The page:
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UNITED STATES
SECURITIES AND EXCHANGE COMMISSION
WASHINGTON, D.C. 20549
FORM
10-Q
      QUARTERLY REPORT PURSUANT TO SECTION 13 OR 15(d) OF THE SECURITIES EXCHANGE ACT OF 1934.
For the quarterly period ended March 31, 2024
OR
       TRANSITION REPORT PURSUANT TO SECTION 13 OR 15(d) OF THE SECURITIES EXCHANGE ACT OF 1934.
Commission file number 1-10447
COTERRA ENERGY INC.
(Exact name of registrant as specified in its charter)
Delaware 04-3072771
(State or other jurisdiction of
incorporation or organization)
 (I.R.S. Employer
Identification Number)
Three Memorial City Plaza
840 Gessner Road, Suite 1400, Houston, Texas 77024
(Address of principal executive offices, including ZIP code)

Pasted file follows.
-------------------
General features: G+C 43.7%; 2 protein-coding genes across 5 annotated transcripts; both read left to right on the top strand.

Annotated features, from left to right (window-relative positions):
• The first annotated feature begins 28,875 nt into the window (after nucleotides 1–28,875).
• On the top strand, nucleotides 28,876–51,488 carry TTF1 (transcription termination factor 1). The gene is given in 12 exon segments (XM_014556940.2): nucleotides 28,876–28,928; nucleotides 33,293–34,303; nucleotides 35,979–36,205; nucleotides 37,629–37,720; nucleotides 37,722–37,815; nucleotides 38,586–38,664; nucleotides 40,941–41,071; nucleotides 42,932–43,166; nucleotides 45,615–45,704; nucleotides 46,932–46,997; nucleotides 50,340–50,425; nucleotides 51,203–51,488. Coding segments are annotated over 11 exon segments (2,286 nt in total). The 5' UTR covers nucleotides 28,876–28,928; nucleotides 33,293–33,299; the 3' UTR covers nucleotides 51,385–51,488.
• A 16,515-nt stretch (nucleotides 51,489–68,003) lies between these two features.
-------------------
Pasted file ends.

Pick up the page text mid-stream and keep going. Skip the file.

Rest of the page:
(281) 589-4600
(Registrant’s telephone number, including area code)
Securities registered pursuant to Section 12(b) of the Act:
Title of each classTrading Symbol(s)Name of each exchange on which registered
Common Stock, par value $0.10 per shareCTRANew York Stock Exchange
Indicate by check mark whether the registrant (1) has filed all reports required to be filed by Section 13 or 15(d) of the Securities Exchange Act of 1934 during the preceding 12 months (or for such shorter period that the registrant was required to file such reports) and (2) has been subject to such filing requirements for the past 90 days. Yes  No 
Indicate by check mark whether the registrant has submitted electronically every Interactive Data File required to be submitted pursuant to Rule 405 of Regulation S-T (§232.405 of this chapter) during the preceding 12 months (or for such shorter period that the registrant was required to submit such files). Yes No